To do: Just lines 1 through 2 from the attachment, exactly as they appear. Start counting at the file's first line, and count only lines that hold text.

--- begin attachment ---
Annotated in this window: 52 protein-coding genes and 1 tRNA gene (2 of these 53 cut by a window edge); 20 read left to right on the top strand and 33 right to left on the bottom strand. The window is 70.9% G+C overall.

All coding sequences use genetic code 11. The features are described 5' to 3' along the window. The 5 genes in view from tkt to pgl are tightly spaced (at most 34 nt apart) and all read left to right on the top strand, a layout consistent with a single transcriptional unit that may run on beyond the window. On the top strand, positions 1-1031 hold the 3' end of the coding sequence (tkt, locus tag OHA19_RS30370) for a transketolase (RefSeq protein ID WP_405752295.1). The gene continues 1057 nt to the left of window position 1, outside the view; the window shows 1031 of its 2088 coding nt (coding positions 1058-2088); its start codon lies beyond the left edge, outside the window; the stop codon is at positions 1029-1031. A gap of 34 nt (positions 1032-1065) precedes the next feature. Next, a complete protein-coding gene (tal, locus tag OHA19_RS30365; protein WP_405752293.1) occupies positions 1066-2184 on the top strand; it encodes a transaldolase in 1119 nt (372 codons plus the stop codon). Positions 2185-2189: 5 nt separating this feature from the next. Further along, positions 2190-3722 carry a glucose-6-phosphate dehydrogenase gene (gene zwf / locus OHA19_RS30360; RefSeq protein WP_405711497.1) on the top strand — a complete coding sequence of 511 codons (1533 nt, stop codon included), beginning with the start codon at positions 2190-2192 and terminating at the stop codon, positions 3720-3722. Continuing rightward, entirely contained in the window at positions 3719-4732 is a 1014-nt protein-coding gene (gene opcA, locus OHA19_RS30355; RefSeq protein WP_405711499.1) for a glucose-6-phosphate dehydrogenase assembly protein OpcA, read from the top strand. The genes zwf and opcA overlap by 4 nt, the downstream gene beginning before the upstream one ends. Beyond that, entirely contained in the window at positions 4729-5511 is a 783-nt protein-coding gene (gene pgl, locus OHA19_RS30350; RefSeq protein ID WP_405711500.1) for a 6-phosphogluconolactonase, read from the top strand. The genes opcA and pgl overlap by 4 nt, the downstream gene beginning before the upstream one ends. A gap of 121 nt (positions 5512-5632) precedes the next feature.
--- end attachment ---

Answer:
Annotated in this window: 52 protein-coding genes and 1 tRNA gene (2 of these 53 cut by a window edge); 20 read left to right on the top strand and 33 right to left on the bottom strand. The window is 70.9% G+C overall.

All coding sequences use genetic code 11. The features are described 5' to 3' along the window. The 5 genes in view from tkt to pgl are tightly spaced (at most 34 nt apart) and all read left to right on the top strand, a layout consistent with a single transcriptional unit that may run on beyond the window. On the top strand, positions 1-1031 hold the 3' end of the coding sequence (tkt, locus tag OHA19_RS30370) for a transketolase (RefSeq protein ID WP_405752295.1). The gene continues 1057 nt to the left of window position 1, outside the view; the window shows 1031 of its 2088 coding nt (coding positions 1058-2088); its start codon lies beyond the left edge, outside the window; the stop codon is at positions 1029-1031. A gap of 34 nt (positions 1032-1065) precedes the next feature. Next, a complete protein-coding gene (tal, locus tag OHA19_RS30365; protein WP_405752293.1) occupies positions 1066-2184 on the top strand; it encodes a transaldolase in 1119 nt (372 codons plus the stop codon). Positions 2185-2189: 5 nt separating this feature from the next. Further along, positions 2190-3722 carry a glucose-6-phosphate dehydrogenase gene (gene zwf / locus OHA19_RS30360; RefSeq protein WP_405711497.1) on the top strand — a complete coding sequence of 511 codons (1533 nt, stop codon included), beginning with the start codon at positions 2190-2192 and terminating at the stop codon, positions 3720-3722. Continuing rightward, entirely contained in the window at positions 3719-4732 is a 1014-nt protein-coding gene (gene opcA, locus OHA19_RS30355; RefSeq protein WP_405711499.1) for a glucose-6-phosphate dehydrogenase assembly protein OpcA, read from the top strand. The genes zwf and opcA overlap by 4 nt, the downstream gene beginning before the upstream one ends. Beyond that, entirely contained in the window at positions 4729-5511 is a 783-nt protein-coding gene (gene pgl, locus OHA19_RS30350; RefSeq protein ID WP_405711500.1) for a 6-phosphogluconolactonase, read from the top strand. The genes opcA and pgl overlap by 4 nt, the downstream gene beginning before the upstream one ends. A gap of 121 nt (positions 5512-5632) precedes the next feature.